Zero to One by @peterthiel - nugget collection

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nuggets - Quotes & Notes pulled out of Peter Thiel's Zero to One book.

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  • Zero to One - by Peter Thiel with Blake Masters
  • Properly understood, any new better way of doing things is technology.
  • My own answer to the contrarian question is that most people think that the future of the world will be defined by globalization, but the truth is that technology matters more.
  • In a world of scarce resources, globalisation without new technology is unsustainable.
  • 1. It is better to risk boldness than triviality.
    2. A bad plan is better than no plan.
    3. Competitive markets destroy profits.
    4. Sales matters just as much as product.
  • The most contrarian thing of all is not to oppose the crowd but to think for yourself.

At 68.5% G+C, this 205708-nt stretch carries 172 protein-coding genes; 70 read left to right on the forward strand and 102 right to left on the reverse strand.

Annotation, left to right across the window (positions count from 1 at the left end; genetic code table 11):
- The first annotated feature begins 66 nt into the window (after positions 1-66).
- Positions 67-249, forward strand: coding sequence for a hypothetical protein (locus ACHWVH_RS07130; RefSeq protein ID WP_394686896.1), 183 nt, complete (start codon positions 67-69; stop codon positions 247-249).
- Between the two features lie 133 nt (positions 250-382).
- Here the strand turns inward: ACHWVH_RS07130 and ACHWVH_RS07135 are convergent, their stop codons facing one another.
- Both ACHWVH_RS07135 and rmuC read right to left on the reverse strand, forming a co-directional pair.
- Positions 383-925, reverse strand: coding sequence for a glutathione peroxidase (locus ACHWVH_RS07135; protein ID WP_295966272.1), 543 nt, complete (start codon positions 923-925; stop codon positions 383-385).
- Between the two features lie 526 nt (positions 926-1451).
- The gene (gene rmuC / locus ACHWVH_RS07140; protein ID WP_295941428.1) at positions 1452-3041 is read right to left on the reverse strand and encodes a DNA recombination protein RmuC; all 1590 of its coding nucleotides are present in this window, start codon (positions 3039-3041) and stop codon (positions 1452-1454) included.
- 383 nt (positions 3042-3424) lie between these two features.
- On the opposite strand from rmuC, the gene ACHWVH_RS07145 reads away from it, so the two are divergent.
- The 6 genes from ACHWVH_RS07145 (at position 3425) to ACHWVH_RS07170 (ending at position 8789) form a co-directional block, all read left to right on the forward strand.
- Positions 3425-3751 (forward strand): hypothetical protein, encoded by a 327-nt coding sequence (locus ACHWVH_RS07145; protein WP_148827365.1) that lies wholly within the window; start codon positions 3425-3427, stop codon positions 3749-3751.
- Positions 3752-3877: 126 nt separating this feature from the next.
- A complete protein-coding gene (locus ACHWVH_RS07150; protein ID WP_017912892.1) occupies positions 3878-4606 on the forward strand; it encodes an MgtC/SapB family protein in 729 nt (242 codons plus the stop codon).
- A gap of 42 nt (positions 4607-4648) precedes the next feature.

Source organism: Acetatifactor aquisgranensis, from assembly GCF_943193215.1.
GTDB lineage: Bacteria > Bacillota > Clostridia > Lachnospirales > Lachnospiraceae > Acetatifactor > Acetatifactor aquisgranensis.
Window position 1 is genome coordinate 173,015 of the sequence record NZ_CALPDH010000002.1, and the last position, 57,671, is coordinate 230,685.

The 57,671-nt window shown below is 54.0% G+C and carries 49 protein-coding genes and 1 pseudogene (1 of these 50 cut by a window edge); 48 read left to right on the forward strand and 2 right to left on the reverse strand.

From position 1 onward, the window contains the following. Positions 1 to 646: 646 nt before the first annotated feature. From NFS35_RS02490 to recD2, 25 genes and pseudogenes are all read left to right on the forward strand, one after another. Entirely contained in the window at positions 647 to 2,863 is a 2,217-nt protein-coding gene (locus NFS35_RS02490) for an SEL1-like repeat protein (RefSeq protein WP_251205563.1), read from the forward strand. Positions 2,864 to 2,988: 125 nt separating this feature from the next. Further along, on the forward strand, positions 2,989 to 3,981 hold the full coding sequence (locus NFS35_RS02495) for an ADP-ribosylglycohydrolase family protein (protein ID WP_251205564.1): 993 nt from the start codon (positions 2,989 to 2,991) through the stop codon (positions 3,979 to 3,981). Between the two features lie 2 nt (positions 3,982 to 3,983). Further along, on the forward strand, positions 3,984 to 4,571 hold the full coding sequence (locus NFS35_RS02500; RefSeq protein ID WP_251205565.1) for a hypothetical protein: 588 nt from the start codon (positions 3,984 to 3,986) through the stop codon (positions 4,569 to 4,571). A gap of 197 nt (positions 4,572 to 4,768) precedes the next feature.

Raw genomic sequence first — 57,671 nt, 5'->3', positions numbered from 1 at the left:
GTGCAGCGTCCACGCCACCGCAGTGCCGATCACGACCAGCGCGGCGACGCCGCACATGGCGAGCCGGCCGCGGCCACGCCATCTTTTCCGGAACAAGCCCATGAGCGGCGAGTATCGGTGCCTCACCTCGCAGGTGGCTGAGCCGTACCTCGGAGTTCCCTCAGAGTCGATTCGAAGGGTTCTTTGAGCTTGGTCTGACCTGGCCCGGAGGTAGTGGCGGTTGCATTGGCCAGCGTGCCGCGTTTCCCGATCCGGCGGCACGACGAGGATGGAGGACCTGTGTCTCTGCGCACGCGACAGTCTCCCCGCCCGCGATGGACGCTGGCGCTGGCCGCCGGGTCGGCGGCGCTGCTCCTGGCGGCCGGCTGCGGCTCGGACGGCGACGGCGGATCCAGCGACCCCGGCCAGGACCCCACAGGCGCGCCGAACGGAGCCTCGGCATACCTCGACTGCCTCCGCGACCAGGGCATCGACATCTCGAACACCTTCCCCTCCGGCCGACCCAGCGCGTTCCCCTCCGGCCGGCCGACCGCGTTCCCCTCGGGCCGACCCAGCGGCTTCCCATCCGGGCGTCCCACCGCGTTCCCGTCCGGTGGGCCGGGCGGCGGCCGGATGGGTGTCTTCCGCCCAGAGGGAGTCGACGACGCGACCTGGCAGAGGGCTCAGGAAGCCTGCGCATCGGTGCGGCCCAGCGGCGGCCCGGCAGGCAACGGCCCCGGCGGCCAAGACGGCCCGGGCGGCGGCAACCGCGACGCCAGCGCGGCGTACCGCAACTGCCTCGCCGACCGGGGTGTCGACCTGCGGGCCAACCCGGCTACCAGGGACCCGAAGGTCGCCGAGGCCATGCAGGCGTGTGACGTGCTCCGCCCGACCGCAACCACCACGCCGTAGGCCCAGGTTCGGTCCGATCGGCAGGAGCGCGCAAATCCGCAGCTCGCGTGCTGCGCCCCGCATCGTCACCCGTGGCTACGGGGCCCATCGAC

• Under perfect competition in the long run, no company makes an economic profit.
  • If you want to create and capture lasting value, don’t build an undifferentiated commodity business.
  • Monopoly is the condition of every successful business.
  • As a good rule of thumb, proprietary technology must be at least 10 times better than its closest substitute in some important dimension to lead to a real monopolistic advantage.
  • The clearest way to make a 10x improvement is to invent something completely new.
  • A good startup should have the potential for great scale built into its first design.
  • The perfect target market for a startup is a small group of particular people concentrated together and served by few or no competitors.
  • As you craft a plan to expand to adjacent markets, don’t disrupt: avoid competition as much as possible.